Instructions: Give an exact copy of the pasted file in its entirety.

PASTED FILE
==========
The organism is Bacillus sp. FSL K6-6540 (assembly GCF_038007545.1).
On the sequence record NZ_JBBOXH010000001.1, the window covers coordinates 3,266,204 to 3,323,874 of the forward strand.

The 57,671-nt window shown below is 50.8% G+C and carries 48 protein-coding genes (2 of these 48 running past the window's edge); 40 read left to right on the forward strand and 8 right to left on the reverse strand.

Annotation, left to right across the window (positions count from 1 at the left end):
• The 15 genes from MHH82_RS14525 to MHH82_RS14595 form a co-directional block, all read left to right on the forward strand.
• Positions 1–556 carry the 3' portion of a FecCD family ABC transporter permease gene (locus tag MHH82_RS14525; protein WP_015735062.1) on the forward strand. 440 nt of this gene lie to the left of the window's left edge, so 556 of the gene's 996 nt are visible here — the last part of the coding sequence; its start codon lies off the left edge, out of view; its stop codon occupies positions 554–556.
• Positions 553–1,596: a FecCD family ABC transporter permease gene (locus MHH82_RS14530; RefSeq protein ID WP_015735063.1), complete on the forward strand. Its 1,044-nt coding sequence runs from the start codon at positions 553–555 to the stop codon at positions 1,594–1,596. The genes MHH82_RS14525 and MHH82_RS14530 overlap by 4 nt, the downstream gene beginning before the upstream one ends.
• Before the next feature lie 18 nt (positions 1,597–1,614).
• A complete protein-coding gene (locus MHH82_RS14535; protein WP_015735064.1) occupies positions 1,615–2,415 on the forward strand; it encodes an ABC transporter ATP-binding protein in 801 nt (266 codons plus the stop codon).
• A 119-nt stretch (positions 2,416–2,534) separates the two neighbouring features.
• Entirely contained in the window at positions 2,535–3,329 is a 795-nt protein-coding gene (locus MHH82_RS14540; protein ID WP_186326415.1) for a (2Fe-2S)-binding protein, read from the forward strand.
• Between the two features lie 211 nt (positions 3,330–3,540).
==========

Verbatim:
The organism is Bacillus sp. FSL K6-6540 (assembly GCF_038007545.1).
On the sequence record NZ_JBBOXH010000001.1, the window covers coordinates 3,266,204 to 3,323,874 of the forward strand.

The 57,671-nt window shown below is 50.8% G+C and carries 48 protein-coding genes (2 of these 48 running past the window's edge); 40 read left to right on the forward strand and 8 right to left on the reverse strand.

Annotation, left to right across the window (positions count from 1 at the left end):
• The 15 genes from MHH82_RS14525 to MHH82_RS14595 form a co-directional block, all read left to right on the forward strand.
• Positions 1–556 carry the 3' portion of a FecCD family ABC transporter permease gene (locus tag MHH82_RS14525; protein WP_015735062.1) on the forward strand. 440 nt of this gene lie to the left of the window's left edge, so 556 of the gene's 996 nt are visible here — the last part of the coding sequence; its start codon lies off the left edge, out of view; its stop codon occupies positions 554–556.
• Positions 553–1,596: a FecCD family ABC transporter permease gene (locus MHH82_RS14530; RefSeq protein ID WP_015735063.1), complete on the forward strand. Its 1,044-nt coding sequence runs from the start codon at positions 553–555 to the stop codon at positions 1,594–1,596. The genes MHH82_RS14525 and MHH82_RS14530 overlap by 4 nt, the downstream gene beginning before the upstream one ends.
• Before the next feature lie 18 nt (positions 1,597–1,614).
• A complete protein-coding gene (locus MHH82_RS14535; protein WP_015735064.1) occupies positions 1,615–2,415 on the forward strand; it encodes an ABC transporter ATP-binding protein in 801 nt (266 codons plus the stop codon).
• A 119-nt stretch (positions 2,416–2,534) separates the two neighbouring features.
• Entirely contained in the window at positions 2,535–3,329 is a 795-nt protein-coding gene (locus MHH82_RS14540; protein ID WP_186326415.1) for a (2Fe-2S)-binding protein, read from the forward strand.
• Between the two features lie 211 nt (positions 3,330–3,540).